- Says Rechristening Violates Nigerian Constitution
- Only An ‘Artistic Colouration’ By The Ex-Governor
By Kolawale Joseph
One of the hangover designs of the previous admnistration of Ogbeni Rauf Aregbesola in Osun State was legally dismantled on Wednesday by an Osun State High Court sitting in Osogbo.
The court declared that constitutionally, the name, ‘State of Osun,’ is a misnomer and does not exist.
In what started as a resolution over a tax matter, the court held that what the Nigerian constitution recognizes is Osun State.
Justice Mathias Agboola, while delivering a judgement in a case brought before it by a lawyer, Mr Kanmi Ajibola, against the state government over a personal tax of N5.3m that the state Internal Revenue Service asked him to pay, said it amounted to “artistic colouration when ‘Osun State’ is referred to as ‘State of Osun.”
The plaintiff, Ajibola, had approached the court to seek redress over tax demanded from him which he said was punitive because he usually held opposing views to those of the immediate past governor, Rauf Aregbesola.
The lawyer also urged the court to declare the law upon which the tax was based as illegal since it was a law made by ‘The House of Assembly of State of Osun,’ something unknown to the constitution.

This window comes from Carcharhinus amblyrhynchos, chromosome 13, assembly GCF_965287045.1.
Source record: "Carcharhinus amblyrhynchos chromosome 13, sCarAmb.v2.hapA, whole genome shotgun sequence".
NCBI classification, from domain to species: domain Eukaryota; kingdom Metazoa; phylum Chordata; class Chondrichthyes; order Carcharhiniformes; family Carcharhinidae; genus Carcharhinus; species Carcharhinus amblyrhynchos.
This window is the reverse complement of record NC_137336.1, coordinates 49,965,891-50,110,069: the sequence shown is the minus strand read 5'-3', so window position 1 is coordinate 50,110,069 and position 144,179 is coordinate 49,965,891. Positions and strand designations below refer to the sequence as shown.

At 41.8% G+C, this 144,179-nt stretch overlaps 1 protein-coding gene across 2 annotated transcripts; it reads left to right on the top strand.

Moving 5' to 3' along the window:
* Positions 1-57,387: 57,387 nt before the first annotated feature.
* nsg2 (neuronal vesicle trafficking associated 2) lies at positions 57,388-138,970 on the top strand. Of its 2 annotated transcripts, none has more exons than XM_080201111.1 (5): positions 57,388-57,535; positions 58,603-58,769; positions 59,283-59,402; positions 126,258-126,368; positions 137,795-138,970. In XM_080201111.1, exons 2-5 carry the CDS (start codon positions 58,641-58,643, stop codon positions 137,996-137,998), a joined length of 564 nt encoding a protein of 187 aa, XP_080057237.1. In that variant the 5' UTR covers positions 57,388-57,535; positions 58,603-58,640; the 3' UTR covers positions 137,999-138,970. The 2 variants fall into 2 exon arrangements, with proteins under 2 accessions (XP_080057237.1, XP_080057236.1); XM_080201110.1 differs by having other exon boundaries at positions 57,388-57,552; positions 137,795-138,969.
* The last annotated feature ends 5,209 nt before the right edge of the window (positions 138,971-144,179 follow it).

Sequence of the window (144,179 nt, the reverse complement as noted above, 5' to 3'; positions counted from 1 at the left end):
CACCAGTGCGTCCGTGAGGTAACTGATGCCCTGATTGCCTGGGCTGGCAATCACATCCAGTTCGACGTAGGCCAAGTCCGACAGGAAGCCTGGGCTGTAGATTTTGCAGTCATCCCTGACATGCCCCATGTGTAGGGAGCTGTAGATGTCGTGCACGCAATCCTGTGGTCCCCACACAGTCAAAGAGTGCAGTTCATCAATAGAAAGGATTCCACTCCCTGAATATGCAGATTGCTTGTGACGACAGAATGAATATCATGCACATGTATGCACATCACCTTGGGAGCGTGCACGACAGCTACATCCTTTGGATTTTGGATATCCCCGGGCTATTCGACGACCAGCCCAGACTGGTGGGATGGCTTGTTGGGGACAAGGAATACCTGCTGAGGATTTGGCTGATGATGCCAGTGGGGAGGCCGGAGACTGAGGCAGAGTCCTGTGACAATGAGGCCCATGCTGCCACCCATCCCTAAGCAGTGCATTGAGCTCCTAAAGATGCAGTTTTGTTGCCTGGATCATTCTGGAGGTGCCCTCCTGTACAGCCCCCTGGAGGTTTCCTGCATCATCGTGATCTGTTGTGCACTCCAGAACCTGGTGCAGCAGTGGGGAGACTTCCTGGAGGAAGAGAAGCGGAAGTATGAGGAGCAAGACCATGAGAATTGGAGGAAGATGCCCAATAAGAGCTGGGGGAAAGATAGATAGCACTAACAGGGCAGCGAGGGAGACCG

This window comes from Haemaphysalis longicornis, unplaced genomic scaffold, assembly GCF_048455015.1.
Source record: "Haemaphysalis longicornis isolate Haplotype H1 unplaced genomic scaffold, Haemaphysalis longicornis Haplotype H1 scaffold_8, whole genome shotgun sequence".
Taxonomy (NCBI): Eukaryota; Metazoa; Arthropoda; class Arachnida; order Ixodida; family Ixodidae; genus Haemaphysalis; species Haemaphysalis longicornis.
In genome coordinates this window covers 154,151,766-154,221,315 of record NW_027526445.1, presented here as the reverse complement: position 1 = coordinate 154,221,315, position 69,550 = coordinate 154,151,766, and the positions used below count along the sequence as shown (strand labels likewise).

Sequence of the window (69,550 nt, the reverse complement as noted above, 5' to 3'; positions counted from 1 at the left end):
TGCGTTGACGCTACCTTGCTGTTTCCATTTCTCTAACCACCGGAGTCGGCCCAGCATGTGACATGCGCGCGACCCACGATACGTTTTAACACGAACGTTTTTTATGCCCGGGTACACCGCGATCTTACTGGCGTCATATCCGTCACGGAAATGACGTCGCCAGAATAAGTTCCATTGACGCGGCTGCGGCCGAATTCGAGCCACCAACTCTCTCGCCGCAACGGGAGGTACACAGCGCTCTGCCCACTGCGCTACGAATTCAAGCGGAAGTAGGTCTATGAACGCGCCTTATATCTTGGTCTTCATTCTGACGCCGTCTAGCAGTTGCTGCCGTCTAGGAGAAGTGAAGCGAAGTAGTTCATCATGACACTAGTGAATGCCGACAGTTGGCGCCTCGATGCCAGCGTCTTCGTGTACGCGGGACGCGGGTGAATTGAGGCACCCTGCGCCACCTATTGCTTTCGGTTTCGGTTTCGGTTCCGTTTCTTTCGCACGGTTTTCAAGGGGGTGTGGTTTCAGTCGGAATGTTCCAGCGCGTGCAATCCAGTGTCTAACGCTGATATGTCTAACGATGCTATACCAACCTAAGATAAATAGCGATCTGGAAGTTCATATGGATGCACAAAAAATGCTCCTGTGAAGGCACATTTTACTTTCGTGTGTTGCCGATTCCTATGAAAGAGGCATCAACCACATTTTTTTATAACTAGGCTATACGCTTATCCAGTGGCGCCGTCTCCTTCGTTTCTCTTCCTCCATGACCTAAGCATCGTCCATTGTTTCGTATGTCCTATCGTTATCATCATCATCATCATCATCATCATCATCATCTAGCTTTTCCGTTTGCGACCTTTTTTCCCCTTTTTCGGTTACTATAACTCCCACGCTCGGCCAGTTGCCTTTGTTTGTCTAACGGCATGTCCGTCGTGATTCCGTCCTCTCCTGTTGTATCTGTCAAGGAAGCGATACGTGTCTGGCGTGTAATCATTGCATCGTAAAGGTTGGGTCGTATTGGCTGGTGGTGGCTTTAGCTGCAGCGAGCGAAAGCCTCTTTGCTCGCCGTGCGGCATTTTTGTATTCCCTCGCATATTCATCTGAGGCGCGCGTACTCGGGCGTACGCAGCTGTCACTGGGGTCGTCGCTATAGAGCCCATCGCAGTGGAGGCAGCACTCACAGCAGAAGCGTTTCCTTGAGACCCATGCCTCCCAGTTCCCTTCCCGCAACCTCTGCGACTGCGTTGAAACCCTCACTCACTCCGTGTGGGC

Defence counsel, M. Popoola, had asked that the case be struck out for lack of jurisdiction.
In his judgement, Justice Agboola said lawyers should be wary of legal implications of referring to Osun State as the ‘State of Osun’.
He, however, upheld the submission of the defence that Ajibola did not seek all necessary means of settlement before approaching the court.
He further held that Ajibola should seek redress through other necessary procedures laid down by the tax law, adding that should such fail, the plaintiff should return to court.
Recall that the immediate past governor of Osun State, Ogbeni Rauf Aregbesola, among other peculiar reforms, had rechristened the State as ‘State of Osun” and the name stuck throughout his administration which lasted for eight years despite lacking constitutional backing.